After the player makes the bet (assume 10 credits) and optionally selects paylines using the control buttons 22, the five reels spin and randomly stop. Although a pseudorandom algorithm is typically used in gaming machines, the term “random” is used herein to mean either pseudorandom or random.
These features 24-27 are: 1) multiply the number of $ symbols in the array by 4500 credits; 2) randomly place a $ symbol on reels 1, 2, 4, and 5; 3) change each A, B, C, and D symbol in the base game to the $ symbol; and 4) fill two, three, or four reels (randomly selected) with the $ symbol. In one embodiment, the multiplier for each $ symbol in feature 24 is randomly selected upon the trigger condition occurring. The player may witness the multiplier changing and stopping at the final multiplier.
To start the random selection of the feature, the screen may instruct the player to touch the center position. The lower screen 14 may be a touch screen, generating signals for controlling the microprocessor.
As shown in
The feature game is then over, and the player must bet additional credits to play a new base game.
Other features are possible, and the number of features that the microprocessor can select from may be more or less than four. In another embodiment, the player may attempt to stop the arrow 30 on one of the features by pressing a button or performing another task.
Any trigger event may be used to initiate the feature game, such as a special symbol combination or special symbols occurring in the array, or a mystery trigger that is not related to the displayed symbols. The mystery trigger may be randomly generated. Any type of gaming platform may be used. The gaming device or machine may even be a player's home computer communicating with a remote server via the Internet.
In step 33, it is determined by the microprocessor whether a trigger event has occurred. If not, the game is over.
If a trigger event has occurred, in step 34, the microprocessor randomly selects one of the possible features to apply to the current array of symbols in the base game.
In step 35, the selected feature is applied to the current array of symbols in the base game.
In step 36, any award as a result of applying the selected feature to the array of symbols is paid to the player.
Instead of the gaming machine being a video gaming machine, the machine may use stepper-motor driven reels to select and display the symbol array. Such reel-type machines are processor controlled, and the reels simply display an array of symbols that have already been predetermined by the processor. The selection of features may be on a video screen or may involve a mechanical pointer pointing to the features.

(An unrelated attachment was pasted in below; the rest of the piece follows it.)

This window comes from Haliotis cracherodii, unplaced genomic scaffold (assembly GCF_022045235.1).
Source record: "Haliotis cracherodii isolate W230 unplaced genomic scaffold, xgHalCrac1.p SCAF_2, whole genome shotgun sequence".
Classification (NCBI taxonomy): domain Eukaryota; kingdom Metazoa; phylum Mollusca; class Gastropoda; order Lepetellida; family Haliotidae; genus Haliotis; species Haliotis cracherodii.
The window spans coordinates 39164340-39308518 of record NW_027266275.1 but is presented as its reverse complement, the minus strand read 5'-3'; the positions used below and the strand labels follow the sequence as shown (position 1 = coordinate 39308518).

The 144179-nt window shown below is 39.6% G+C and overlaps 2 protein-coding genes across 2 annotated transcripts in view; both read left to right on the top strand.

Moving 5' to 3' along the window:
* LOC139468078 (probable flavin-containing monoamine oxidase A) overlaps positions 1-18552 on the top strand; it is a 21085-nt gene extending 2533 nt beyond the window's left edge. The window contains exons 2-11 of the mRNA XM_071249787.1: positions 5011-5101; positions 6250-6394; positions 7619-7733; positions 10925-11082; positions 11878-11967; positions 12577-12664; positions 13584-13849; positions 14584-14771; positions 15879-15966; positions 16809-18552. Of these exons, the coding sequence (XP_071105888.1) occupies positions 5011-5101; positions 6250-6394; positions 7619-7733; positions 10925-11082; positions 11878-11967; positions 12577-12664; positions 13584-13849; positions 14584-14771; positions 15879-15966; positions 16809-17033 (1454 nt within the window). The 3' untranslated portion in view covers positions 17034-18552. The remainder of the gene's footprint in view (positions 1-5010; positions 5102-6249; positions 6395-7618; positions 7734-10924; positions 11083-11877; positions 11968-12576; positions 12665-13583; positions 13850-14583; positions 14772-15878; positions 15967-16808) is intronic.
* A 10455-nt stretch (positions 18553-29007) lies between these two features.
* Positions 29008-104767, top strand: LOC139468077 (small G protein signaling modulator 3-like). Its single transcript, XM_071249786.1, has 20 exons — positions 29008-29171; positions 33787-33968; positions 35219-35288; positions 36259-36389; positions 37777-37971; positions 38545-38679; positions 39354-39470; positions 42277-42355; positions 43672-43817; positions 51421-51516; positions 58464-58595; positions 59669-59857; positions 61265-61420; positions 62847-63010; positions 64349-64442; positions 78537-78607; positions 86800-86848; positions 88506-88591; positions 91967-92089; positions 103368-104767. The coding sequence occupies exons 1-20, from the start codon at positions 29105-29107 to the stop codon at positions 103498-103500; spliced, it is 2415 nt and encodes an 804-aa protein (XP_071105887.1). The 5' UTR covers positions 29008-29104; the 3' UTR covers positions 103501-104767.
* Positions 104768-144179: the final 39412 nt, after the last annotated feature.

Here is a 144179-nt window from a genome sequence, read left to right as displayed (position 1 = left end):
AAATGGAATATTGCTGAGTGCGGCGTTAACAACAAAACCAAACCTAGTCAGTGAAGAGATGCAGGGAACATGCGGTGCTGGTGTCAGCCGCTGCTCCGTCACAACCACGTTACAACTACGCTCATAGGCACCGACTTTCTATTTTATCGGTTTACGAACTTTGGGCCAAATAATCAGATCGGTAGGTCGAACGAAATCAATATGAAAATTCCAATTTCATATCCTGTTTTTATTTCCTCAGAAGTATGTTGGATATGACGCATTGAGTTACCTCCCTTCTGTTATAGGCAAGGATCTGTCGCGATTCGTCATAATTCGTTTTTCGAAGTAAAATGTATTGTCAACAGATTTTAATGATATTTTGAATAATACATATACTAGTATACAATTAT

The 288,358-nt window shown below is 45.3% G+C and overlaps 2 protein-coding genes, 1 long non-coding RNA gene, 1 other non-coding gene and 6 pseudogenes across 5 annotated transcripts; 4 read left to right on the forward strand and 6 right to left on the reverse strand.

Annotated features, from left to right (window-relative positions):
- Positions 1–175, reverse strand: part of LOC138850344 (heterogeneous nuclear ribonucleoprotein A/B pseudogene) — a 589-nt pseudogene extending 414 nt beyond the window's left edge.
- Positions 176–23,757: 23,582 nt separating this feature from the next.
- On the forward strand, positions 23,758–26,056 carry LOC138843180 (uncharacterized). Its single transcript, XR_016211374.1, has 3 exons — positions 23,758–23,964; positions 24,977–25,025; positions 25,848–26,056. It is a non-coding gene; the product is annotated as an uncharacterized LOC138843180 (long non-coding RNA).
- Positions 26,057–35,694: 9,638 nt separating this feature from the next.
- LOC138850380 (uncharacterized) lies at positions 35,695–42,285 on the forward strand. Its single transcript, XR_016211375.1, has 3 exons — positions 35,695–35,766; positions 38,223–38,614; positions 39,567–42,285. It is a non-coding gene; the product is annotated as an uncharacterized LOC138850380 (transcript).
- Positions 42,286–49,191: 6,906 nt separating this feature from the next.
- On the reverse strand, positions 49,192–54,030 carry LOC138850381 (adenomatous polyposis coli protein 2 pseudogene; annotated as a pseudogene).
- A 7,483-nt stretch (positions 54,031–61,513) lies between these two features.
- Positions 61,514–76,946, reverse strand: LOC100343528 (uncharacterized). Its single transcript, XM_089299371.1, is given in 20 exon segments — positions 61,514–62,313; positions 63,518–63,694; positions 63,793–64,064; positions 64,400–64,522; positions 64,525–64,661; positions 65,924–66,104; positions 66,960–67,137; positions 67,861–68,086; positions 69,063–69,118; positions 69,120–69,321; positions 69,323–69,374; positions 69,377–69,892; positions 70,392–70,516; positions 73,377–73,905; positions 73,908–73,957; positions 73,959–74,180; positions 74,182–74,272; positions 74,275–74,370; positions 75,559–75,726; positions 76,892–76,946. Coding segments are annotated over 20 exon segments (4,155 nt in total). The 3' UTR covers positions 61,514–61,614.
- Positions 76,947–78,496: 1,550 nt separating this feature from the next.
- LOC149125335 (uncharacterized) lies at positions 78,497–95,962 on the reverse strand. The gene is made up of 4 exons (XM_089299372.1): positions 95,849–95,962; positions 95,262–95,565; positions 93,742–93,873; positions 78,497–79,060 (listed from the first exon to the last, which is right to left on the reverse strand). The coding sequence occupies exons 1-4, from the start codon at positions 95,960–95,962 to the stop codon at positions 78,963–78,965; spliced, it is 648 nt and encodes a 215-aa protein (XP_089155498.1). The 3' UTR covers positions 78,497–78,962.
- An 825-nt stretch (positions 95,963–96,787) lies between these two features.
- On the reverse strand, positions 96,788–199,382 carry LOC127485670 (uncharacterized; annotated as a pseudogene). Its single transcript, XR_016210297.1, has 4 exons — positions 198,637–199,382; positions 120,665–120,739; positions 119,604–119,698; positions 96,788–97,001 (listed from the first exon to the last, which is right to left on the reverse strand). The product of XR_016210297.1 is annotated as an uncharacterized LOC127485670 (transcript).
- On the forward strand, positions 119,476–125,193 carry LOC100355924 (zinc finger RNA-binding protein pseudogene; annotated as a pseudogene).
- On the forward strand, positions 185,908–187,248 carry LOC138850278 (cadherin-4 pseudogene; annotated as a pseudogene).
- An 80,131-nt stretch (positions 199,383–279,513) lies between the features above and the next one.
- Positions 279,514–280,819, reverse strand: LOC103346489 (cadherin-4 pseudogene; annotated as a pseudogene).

While particular embodiments of the present invention have been shown and described, it will be obvious to those skilled in the art that changes and modifications may be made without departing from this invention in its broader aspects and, therefore, the appended claims are to encompass within their scope all such changes and modifications as fall within the true spirit and scope of this invention.
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|Citing Patent||Filing date||Publication date||Applicant||Title|
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|US20140357342 *||Jun 3, 2014||Dec 4, 2014||Gamesys Ltd.||Systems and methods for replacing lower value symbols with higher value symbols in a game|
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|Cooperative Classification||G07F17/3286, G07F17/32|
|European Classification||G07F17/32, G07F17/32P|
|Dec 4, 2006||AS||Assignment|
Owner name: ATRONIC INTERNATIONAL GMBH, GERMANY
Free format text: ASSIGNMENT OF ASSIGNORS INTEREST;ASSIGNORS:BAUMGARTNER, CHRISTIAN;ZEHETNER, ANDREAS;REEL/FRAME:018588/0616
Effective date: 20061130
|Dec 1, 2014||FPAY||Fee payment|
Year of fee payment: 4
|Oct 6, 2015||AS||Assignment|
Owner name: SPIELO INTERNATIONAL GERMANY GMBH, GERMANY
Free format text: CHANGE OF NAME;ASSIGNOR:ATRONIC INTERNATIONAL GMBH;REEL/FRAME:036795/0878
Effective date: 20110907
Owner name: GTECH GERMANY GMBH, GERMANY
Free format text: CHANGE OF NAME;ASSIGNOR:SPIELO INTERNATIONAL GERMANY GMBH;REEL/FRAME:036795/0938
Effective date: 20140206